Of course, this is a synthetic example taken from Clothing dataset. To learn how to get visual representations for your data, the nice people at lightly.ai put up a nice tutorial.

Ping me anytime for help!

What can I find in this image? Where?

You will want to learn more about Object Detection. Deep learning enables accurate real-time object detection, with applications spanning from surveillance and security (intruder identification) to self-driving cars (recognizing pedestrians, other vehicles, and obstacles). Depending on how many details you want to know about the object, the ML can answer with:

  • Bounding boxes
  • Contours of the regions (eg people, sky, trees)
  • Contours of each individual sample (each person, each tree, each balloon in a photo)
  • Joints for persons (keypoints)
  • All of the above!

Check the images below for a sample.

A small dataset and a good learning ground is Matteport’s Balloons dataset.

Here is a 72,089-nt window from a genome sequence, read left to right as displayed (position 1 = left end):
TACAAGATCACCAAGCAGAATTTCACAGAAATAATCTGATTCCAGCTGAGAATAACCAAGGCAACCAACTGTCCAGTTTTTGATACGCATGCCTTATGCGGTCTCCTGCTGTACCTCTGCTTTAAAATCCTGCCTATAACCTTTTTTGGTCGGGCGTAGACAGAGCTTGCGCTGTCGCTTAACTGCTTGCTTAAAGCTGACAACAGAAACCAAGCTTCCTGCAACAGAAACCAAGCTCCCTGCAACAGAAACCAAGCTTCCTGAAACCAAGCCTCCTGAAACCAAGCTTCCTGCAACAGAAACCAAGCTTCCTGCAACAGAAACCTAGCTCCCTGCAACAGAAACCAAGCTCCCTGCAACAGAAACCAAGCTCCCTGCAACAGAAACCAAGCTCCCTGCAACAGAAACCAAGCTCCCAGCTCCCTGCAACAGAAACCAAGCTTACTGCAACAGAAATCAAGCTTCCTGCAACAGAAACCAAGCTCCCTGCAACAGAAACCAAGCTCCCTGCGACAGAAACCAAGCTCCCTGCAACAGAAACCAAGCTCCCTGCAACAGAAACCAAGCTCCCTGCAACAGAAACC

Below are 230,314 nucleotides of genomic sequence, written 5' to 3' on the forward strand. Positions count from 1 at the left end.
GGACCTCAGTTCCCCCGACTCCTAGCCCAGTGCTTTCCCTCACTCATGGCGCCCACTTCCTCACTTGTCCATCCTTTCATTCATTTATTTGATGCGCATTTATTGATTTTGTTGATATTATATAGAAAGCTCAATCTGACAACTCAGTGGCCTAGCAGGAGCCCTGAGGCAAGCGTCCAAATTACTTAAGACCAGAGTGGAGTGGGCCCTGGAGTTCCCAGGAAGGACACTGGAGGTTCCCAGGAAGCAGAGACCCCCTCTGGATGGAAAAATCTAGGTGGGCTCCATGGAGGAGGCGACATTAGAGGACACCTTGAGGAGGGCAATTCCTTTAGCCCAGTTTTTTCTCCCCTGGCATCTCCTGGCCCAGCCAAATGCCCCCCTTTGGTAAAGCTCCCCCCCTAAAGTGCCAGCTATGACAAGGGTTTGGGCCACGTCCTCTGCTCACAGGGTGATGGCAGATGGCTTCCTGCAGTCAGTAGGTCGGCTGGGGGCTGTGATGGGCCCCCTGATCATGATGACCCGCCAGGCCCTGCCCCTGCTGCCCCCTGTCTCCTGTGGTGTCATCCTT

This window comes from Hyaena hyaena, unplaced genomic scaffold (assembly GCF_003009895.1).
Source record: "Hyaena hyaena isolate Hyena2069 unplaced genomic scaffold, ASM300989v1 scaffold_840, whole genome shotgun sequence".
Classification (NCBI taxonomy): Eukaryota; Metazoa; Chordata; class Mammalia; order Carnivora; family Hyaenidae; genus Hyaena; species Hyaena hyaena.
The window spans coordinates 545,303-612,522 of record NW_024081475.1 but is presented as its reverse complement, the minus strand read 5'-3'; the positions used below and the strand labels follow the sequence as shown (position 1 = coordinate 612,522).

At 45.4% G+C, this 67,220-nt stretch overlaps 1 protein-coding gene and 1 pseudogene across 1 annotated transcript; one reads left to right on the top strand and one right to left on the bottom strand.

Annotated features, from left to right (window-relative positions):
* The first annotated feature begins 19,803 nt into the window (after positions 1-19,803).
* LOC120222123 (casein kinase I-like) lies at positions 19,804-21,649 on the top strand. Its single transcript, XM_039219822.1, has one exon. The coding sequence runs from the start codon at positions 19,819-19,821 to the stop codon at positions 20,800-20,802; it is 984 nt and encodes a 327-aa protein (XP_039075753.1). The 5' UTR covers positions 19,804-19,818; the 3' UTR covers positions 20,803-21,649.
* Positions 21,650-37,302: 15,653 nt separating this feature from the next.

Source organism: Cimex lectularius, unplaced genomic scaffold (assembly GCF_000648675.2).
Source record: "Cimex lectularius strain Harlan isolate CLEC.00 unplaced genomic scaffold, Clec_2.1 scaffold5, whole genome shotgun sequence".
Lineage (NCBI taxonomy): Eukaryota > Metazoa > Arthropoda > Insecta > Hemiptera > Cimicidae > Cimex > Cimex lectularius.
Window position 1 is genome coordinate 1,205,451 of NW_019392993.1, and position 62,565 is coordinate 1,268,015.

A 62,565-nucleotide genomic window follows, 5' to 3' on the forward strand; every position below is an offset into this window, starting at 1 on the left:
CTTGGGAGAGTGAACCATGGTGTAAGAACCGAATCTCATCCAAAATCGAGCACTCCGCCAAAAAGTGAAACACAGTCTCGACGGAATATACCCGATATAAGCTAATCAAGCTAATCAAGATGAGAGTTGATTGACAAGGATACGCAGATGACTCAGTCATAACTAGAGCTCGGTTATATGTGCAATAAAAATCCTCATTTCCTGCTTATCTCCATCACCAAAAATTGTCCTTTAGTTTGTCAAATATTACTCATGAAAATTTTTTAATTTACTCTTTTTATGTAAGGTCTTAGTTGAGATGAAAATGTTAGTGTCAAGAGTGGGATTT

Faces, faces everywhere!

There is one special kind of “object” that got a lot of attention. That is, the human face!

Of course, the clip above is a joke! Made by Boris Babenko, it anecdotally shows where face detection should be! Unfortunately the reality still has to catch up!

Some applications require matching the face in the image with an actual person stored in some database. Face recognition is the name of the task.

Just read the instructions!

Some black pigments hot pressed on a sheet of paper have special meaning? Thin ink curves? For some (depending on the language) these strokes have meaning!

Text recognition is the name of the task, and it can come in many flavors. Recognizing text on a sheet of paper (Optical Character Recognition) or recognizing text in nature. See an example with mustard!